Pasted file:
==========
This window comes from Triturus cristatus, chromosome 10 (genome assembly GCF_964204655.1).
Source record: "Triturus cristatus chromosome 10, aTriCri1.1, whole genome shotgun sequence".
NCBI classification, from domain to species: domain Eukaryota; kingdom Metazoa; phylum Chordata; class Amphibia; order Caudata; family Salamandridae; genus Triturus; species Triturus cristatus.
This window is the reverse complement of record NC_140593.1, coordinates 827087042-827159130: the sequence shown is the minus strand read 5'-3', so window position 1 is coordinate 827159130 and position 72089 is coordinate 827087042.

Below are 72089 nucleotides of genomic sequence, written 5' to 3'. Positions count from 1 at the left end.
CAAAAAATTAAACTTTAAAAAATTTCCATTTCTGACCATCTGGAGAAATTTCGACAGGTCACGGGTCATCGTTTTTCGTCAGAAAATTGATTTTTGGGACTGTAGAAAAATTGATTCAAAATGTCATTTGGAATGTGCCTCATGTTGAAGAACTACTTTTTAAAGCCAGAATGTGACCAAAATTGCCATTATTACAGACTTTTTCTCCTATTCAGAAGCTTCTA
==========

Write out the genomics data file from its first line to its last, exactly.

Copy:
This window comes from Triturus cristatus, chromosome 10 (genome assembly GCF_964204655.1).
Source record: "Triturus cristatus chromosome 10, aTriCri1.1, whole genome shotgun sequence".
NCBI classification, from domain to species: domain Eukaryota; kingdom Metazoa; phylum Chordata; class Amphibia; order Caudata; family Salamandridae; genus Triturus; species Triturus cristatus.
This window is the reverse complement of record NC_140593.1, coordinates 827087042-827159130: the sequence shown is the minus strand read 5'-3', so window position 1 is coordinate 827159130 and position 72089 is coordinate 827087042.

Below are 72089 nucleotides of genomic sequence, written 5' to 3'. Positions count from 1 at the left end.
CAAAAAATTAAACTTTAAAAAATTTCCATTTCTGACCATCTGGAGAAATTTCGACAGGTCACGGGTCATCGTTTTTCGTCAGAAAATTGATTTTTGGGACTGTAGAAAAATTGATTCAAAATGTCATTTGGAATGTGCCTCATGTTGAAGAACTACTTTTTAAAGCCAGAATGTGACCAAAATTGCCATTATTACAGACTTTTTCTCCTATTCAGAAGCTTCTA